Leftovers Anyone?

Hi gang, Craig with you again. Somehow, I wound up with Black Friday this year. I struggled to come up with a relevant post. I like the name Black Friday, but I’ve already done naming tricks. I think I finally came up with something.

For anyone outside the USA, yesterday was our Thanksgiving holiday. This is the one that seems to be all about turkey dinner with family, and lots of football. Of course, in 2020, that might have been a bit watered down. The point for today is that we generally have a lot of leftovers.

Writers have leftovers, too. These are little bits and pieces that wound up being cut from our stories in the editing phase. They could be supporting characters that we managed to make quite interesting, or even a bit of setting that got eliminated with a scene.

You really should be saving this stuff. Just like we don’t throw away hundreds of dollars worth of food, we learn to recycle it. I swear one year I’m going to skip the turkey soup and make chili verde from my turkey.

I’ll take a stab at an example here. I have a character named Jason Fogg. I first wrote him into a trunk novel many years ago, and that’s where he stayed. Forgotten and moldering away with the rest of my crap story. Then, one day, I decided to produce a book of short stories. I liked Jason, and decided to give him a facelift. He earned a short story and people seemed to like him. When I put out my second book of short stories, Jason got included again. This might shock my long term fans, but Jason has been published in more stories than any character I’ve ever written. (Soon to be equaled by Serang, and surpassed by Lizzie St. Laurent.)

Okay, I drifted a bit, but the point was that Jason was a recycling project. I could have left him buried away forever, but turned him into something useful.

I don’t know what genres you all write, but you might have a meet-cute that just didn’t work after the characters evolved. Maybe there was a cool car chase that really didn’t belong in your political mystery. Keep that stuff. It might be years later, but it could find a new home where it’s a better fit.

This is related to my old advice about living documents. Instead of copy and paste, you do a cut and paste. It’s gone from your manuscript, but placed in storage for another day.

I like to imagine L. Frank Baum beating his head against the desk and telling himself the flying monkeys just aren’t working in his Western story. Then one morning he wakes up and goes, “These guys would be cool in Oz.”

For those who celebrate, I hope you all had a happy and safe Thanksgiving. Black Friday seems to have been destroyed with advance sales and the Internet, but it’s still going on. If you go out today, take precautions in light of the virus who shall not be named.

I wonder how leftover Thanksgiving calzones would be? Hmmmm?

43 thoughts on “Leftovers Anyone?

  1. I haven’t had any leftovers yet, but I’m on the point of doing so with my WIP. I’ve got a major chunk that I’m thinking of cutting out, but it’s too good to scrap completely, so into the fridge it may end up as leftovers for another day. We’ll wait and see I guess.

    Liked by 1 person

  2. A fantastic post, Craig. You make a really good point about characters, scenes, and plots that may wind up in the scrap pile. You never know when they’ll stick their head out of the pile and demand a story! 🙂 I used to make turkey enchiladas with leftover turkey meat and they were awesome!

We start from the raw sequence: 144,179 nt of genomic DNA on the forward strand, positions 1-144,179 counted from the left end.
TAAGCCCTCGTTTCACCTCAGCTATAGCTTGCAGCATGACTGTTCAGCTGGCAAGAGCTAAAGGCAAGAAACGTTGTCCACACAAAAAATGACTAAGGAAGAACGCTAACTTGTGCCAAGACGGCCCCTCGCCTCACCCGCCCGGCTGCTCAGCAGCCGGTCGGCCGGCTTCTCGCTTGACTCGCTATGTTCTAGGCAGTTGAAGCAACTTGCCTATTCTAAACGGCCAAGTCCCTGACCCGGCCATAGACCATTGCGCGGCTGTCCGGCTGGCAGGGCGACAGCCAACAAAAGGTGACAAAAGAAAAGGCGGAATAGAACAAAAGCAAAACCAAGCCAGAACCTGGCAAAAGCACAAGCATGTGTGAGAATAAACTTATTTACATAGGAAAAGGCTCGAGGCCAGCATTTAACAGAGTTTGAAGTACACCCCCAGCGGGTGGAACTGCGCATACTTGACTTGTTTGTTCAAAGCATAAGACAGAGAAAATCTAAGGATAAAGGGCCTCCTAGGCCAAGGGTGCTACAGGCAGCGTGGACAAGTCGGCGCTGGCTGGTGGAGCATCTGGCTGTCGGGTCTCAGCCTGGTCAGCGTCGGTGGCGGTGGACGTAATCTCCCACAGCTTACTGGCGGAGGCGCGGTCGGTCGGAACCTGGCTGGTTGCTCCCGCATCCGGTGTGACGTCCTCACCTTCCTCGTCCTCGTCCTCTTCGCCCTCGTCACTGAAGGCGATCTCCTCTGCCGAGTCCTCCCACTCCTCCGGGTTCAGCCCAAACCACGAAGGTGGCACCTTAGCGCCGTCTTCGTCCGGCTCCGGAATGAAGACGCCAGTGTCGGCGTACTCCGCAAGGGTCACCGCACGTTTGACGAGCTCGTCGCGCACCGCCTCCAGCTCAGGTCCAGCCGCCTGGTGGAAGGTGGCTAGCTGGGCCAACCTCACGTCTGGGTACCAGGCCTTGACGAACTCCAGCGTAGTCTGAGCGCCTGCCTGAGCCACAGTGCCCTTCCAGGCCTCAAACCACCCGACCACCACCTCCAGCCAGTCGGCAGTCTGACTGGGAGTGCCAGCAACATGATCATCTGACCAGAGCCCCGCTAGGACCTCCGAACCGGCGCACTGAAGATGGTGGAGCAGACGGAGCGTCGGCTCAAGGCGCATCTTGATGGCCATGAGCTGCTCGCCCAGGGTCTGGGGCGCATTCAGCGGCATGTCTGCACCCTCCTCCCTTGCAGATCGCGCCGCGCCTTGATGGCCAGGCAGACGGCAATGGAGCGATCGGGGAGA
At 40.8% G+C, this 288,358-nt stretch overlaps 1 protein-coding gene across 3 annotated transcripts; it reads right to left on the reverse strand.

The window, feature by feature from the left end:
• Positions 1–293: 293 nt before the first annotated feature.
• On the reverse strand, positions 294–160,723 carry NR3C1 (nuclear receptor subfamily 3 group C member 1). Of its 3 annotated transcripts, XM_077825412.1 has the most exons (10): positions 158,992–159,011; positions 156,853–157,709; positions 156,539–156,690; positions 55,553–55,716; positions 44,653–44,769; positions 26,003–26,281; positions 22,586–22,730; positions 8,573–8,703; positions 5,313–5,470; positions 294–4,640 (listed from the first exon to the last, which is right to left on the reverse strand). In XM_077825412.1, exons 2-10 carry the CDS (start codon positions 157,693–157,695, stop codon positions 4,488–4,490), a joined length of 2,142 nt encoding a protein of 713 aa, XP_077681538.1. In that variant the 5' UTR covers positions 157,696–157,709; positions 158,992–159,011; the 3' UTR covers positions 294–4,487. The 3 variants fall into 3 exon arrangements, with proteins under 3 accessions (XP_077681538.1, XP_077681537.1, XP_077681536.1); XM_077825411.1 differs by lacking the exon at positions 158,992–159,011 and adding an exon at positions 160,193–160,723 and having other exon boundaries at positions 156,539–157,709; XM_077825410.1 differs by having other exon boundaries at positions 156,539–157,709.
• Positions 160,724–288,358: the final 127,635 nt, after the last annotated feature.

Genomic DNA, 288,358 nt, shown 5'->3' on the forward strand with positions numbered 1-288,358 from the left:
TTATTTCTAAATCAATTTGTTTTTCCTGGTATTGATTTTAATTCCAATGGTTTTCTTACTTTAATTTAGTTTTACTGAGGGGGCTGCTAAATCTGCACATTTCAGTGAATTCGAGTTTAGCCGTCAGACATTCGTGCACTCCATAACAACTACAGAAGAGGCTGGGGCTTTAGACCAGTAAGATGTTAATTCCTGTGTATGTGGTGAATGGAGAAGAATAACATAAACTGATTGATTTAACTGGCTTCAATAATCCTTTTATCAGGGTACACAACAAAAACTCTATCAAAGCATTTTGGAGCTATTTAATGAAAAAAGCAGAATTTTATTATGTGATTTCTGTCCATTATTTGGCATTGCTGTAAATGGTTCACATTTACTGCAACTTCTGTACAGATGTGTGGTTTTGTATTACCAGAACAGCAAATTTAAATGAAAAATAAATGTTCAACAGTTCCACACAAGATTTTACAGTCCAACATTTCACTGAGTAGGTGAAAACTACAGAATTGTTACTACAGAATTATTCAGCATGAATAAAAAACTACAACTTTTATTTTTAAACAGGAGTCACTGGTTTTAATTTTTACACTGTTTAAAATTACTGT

Liked by 1 person

  3. Terrific post, Craig. Shawnee’s a leftover character. I always hoped she’d make it into a publishable book, but I’d trunked four of her novels. And yes, I agree. Never delete anything. You never know when it can work in a new story. Hope you had a nice Thanksgiving!

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  4. I’m a big believer in never deleting anything. I cut and paste and keep unused scenes and characters. I often dig back through those random bits and pieces for inspiration and have resurrected a character or two which didn’t quite fit in their original work.
    I loved your comparison with turkey leftovers. Great post, Craig. I hope you had a wonderful Thanksgiving!

    Liked by 1 person

  5. Clever analogy of leftovers! I don’t cut any scenes–I write too lean and need them all, but I do re-use characters I write and like. And I have more trunk novels than anyone should from my early efforts–all bad. We make gumbo with leftover turkey. We look forward to that as much as the turkey, maybe more:)

    Liked by 1 person

  6. I never delete anything. Everything that doesn’t make the final draft goes into a file. You never know when it might be useful. And my secondary characters have been known to pop up again, too. That’s a great idea, Craig.

    I hope you had a wonderful holiday. The chili and the calzone sound like great ideas. I’ll be putting on a pot of soup soon. Have a great day!

    Liked by 1 person

  7. I do keep pieces that I liked but which didn’t ‘belong’ – trouble is, I’ve not put them in a folder for easy retrieval. Perhaps that would be a good next step – thanks.

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  8. Pingback: Leftovers Anyone? | Welcome to Harmony Kent Online

  9. A great post, Craig. Recycling story ideas is a great thing to do. I have done it and created full length short stories from pieces I cut from Through the Nethergate. I did the same with a few ideas from A Ghost and His Gold that my developmental editor forced me to cut out [in a very nice way]. She is always right, even if it breaks my heart at the time. Have a great weekend.

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